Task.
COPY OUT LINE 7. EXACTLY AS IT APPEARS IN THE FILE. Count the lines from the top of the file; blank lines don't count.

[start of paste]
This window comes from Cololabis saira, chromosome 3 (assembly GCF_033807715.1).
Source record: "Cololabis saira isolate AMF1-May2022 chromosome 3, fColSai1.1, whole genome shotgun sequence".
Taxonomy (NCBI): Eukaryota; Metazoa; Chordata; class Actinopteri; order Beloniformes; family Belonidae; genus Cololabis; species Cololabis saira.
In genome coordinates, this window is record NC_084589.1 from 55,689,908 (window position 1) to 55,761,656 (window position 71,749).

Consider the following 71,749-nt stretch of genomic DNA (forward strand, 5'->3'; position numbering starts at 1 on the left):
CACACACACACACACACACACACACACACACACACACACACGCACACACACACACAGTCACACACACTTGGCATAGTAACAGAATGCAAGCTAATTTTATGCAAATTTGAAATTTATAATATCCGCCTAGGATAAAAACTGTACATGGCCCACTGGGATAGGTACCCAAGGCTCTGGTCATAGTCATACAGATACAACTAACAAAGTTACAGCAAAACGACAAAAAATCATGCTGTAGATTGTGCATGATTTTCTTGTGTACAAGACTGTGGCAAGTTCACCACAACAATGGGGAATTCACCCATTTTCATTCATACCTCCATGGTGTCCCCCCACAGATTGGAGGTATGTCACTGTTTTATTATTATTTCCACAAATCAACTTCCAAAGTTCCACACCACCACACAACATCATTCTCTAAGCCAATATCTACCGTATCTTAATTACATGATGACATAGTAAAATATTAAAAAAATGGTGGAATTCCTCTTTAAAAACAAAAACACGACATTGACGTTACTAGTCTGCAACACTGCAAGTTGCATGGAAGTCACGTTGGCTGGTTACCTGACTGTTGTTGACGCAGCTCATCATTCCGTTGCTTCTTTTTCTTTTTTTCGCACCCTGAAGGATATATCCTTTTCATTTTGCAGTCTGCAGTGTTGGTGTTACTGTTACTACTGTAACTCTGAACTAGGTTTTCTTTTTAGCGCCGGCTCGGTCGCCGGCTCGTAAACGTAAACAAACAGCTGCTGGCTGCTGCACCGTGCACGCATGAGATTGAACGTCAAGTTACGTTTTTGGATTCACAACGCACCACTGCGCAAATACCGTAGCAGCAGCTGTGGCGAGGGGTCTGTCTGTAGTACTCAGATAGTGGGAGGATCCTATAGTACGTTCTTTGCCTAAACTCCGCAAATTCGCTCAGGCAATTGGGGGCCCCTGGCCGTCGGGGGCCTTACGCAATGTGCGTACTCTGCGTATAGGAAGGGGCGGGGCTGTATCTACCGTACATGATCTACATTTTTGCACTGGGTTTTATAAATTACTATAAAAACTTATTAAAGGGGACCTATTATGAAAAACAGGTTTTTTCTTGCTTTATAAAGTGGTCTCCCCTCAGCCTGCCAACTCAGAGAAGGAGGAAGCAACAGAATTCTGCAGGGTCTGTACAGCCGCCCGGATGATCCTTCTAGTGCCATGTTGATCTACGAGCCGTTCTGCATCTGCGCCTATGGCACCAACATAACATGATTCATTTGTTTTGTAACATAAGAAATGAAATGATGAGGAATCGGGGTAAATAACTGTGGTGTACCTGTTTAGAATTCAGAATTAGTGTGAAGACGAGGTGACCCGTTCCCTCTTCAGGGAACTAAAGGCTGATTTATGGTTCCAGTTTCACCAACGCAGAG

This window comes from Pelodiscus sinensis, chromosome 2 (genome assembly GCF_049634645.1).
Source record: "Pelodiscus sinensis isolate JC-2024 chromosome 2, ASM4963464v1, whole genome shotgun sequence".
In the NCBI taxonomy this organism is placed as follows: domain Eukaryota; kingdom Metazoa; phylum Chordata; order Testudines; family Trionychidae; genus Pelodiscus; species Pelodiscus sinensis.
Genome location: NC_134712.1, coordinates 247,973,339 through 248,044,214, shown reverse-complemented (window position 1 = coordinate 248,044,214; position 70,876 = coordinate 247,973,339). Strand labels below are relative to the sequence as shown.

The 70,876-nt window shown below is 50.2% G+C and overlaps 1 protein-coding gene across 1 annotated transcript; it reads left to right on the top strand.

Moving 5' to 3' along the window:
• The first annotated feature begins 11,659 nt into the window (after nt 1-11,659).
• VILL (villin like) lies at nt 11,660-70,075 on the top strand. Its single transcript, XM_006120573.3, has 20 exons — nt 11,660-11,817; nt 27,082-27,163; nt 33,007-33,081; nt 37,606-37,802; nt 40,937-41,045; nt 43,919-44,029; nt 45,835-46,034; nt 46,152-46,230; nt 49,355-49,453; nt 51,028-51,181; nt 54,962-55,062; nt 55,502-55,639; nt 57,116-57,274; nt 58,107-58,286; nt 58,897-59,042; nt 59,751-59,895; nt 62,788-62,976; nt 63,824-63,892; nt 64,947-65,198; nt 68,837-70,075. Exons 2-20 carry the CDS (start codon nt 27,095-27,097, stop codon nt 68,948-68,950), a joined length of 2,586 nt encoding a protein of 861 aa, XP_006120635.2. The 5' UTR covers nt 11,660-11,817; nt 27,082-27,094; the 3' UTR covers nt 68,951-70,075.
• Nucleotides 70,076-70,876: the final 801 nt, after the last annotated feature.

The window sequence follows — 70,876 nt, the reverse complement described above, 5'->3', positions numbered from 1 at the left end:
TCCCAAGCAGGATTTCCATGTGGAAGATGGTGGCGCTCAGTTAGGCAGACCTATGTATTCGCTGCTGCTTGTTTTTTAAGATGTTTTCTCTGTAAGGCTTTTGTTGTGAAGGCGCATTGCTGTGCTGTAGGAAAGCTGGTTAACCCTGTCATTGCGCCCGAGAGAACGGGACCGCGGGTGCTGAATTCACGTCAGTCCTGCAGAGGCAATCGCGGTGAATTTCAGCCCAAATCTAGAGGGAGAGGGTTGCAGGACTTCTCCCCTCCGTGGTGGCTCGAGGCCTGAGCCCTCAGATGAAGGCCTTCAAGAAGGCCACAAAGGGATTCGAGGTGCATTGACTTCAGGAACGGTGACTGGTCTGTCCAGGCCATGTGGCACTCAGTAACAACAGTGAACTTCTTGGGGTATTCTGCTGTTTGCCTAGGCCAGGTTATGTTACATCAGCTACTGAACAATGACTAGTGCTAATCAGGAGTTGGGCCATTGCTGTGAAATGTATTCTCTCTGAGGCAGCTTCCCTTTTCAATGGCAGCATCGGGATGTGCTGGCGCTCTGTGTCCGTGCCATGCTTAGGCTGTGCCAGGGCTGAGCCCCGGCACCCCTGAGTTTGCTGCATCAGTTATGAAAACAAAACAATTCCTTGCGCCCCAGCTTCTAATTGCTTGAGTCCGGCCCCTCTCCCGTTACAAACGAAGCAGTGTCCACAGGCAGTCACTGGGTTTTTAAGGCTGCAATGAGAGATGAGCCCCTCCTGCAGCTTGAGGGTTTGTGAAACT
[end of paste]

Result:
This window comes from Pelodiscus sinensis, chromosome 2 (genome assembly GCF_049634645.1).